Egypt concerned about expansion of Arab normalisation with Israel


A state of anxiety plagues Cairo due to the second wave of Arab peace with Israel, the last of which was with Sudan, a step that threatens Cairo’s influence in Khartoum. Some circles in Cairo expressed concern about allowing the Israeli rapprochement with Sudan, which would give Tel Aviv great influence in Khartoum. In recent days, several Sudanese delegations visited Cairo to brief Egyptian officials on the details of the negotiations with Israel. Although Egypt was briefed on the negotiations, Egyptian officials expressed significant concerns that the normalisation process might make them lose their influence in Sudan.

An Egyptian official close to the official authorities indicated that Egypt is “deeply disturbed by the second wave of normalisation that followed the Israeli normalisation agreements with the UAE and Bahrain in the past two months.” He said, “Egypt has not been informed or reassured sufficiently of the true purpose of this deal,” according to Mada Masr.

Egypt has been the main interlocutor with Israel for the past 40 years. It was the first Arab country to establish formal diplomatic relations with Israel after the Camp David peace treaty in 1979. But Cairo’s influence has waned over the past decade, with the emergence of the UAE and Saudi Arabia as regional mediators, and therefore the decision of the UAE and Bahrain to normalise relations with Israel, with the blessing of Saudi Arabia, threatens to marginalise Cairo’s influence in the region.

As usual, Abdel Fattah al-Sisi was the first to congratulate the move towards normalisation and “the joint efforts of the United States of America, Sudan and Israel regarding the normalisation of relations between Sudan and Israel.” However, despite the official Egyptian welcome, Egypt sees these developments with suspicion, and there is a certain concern within some circles of power in Cairo regarding these developments.

According to the well-informed Egyptian source, the rapprochement with Sudan would allow Israel to establish relief organisations in all parts of Sudan, which would give it significant influence in the country. The source added that there are also fears that Israel is seeking to establish water-intensive projects in Sudan, as it did before in Ethiopia.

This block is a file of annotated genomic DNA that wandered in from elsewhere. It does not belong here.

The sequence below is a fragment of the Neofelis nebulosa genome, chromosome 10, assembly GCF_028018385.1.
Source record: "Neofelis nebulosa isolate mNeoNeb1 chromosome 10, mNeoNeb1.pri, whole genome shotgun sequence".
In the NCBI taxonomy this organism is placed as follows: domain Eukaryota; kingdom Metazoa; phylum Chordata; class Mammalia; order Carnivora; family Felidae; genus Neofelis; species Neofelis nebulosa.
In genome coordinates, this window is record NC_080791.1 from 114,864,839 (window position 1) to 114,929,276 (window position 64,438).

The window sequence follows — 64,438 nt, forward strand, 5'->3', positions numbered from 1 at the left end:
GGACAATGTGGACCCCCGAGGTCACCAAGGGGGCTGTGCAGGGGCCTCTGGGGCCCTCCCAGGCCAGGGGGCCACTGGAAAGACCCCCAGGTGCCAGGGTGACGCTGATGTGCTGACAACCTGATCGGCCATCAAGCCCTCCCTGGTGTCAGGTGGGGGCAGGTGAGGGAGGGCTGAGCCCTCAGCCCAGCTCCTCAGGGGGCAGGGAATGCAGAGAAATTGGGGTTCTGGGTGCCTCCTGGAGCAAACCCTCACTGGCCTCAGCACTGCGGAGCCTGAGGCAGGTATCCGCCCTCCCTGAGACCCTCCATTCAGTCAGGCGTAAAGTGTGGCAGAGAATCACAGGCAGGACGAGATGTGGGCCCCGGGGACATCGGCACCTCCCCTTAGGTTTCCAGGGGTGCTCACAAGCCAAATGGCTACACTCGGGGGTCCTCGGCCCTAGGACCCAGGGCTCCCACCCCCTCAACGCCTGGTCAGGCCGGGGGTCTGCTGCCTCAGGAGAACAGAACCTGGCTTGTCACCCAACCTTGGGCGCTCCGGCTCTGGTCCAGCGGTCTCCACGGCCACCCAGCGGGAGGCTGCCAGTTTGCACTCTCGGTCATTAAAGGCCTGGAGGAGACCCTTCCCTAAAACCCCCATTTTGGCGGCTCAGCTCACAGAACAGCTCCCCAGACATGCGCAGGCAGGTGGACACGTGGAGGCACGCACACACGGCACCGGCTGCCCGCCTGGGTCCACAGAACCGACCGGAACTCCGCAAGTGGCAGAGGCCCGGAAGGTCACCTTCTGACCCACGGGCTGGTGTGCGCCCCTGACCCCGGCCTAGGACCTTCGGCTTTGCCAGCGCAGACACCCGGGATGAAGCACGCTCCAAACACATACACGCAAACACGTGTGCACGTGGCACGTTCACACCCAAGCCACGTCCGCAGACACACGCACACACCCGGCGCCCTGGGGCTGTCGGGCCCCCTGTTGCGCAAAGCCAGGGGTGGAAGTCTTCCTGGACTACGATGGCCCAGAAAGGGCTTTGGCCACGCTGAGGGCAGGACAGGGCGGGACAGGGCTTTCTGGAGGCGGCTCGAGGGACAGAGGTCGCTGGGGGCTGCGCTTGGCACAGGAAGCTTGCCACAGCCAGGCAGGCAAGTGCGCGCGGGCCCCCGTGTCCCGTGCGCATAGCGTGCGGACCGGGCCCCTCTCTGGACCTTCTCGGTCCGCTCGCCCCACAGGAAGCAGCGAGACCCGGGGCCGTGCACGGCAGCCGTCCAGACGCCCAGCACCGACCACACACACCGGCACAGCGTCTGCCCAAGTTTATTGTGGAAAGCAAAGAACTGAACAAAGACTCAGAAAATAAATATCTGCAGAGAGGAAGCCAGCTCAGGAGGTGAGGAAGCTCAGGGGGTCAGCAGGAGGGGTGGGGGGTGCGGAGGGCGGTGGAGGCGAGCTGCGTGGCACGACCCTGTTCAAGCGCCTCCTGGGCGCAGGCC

Egyptian concern is escalating, in light of the loss of its influence over the Palestinians and Israelis in recent months, in favour of Qatar on the one hand, and the UAE on the other hand, which threatens its relationship with the Palestinian cause. This Egyptian retreat with Israel was revealed by the former Tel Aviv ambassador to Cairo, Isaac Levanon. He said that Egypt is losing its influence and predominance in the region and its position with Israel.

Egypt participated in finding a solution to the Palestinian-Israeli conflict, mediated with Hamas, silently intervened with Turkey to prevent the Marmara fleet, and conducted behind-the-scenes talks with former Syrian President Hafez al-Assad to push the settlement with Tel Aviv forward. However, with the entry of the UAE and then Sudan on the line of relations with Israel, according to Levanon, Egypt may lose its primacy, and if other Arab countries join the path of relations with Israel, Egypt may lose more of its influence related with Tel Aviv.

Perhaps Israeli-Sudanese relations will escalate, especially since Khartoum hosted the famous Three No’s Conference in August 1967. During the conference, the Arab countries together declared “no peace,” “no negotiations,” and “no recognition of Israel,” which represents that normalisation will be contrary to this conference and its outcomes. According to Israel Today newspaper, which is close to Prime Minister Benjamin Netanyahu, in contrast to the Abraham Agreements with the UAE and Bahrain, Sudan’s agreement is an “important pillar” for more Sunni Arab countries joining the peace process. According to the sources, this accession threatens Egypt’s position, who said that the large number of countries that will establish relations with Israel will make Cairo like other capitals globally and will not make it unique in dealing with the Palestinian issue.

The Hebrew newspaper considered that the agreement with Sudan implies a much greater added security importance than the Abraham Agreements, a point which Cairo has not been informed of, according to the sources. Sudan is the third Arab country to normalise its relationship with Israel during the past two months, as the UAE and Bahrain preceded it. Thus, the number of Arab countries that normalised their relationship with Israel increased to five, after Egypt (1979) and Jordan (1994). In addition to the Palestinian presidency, Palestinian leaders criticised Sudan’s agreement with Israel, describing it as a “serious stab in the back of the Palestinian and Sudanese people.”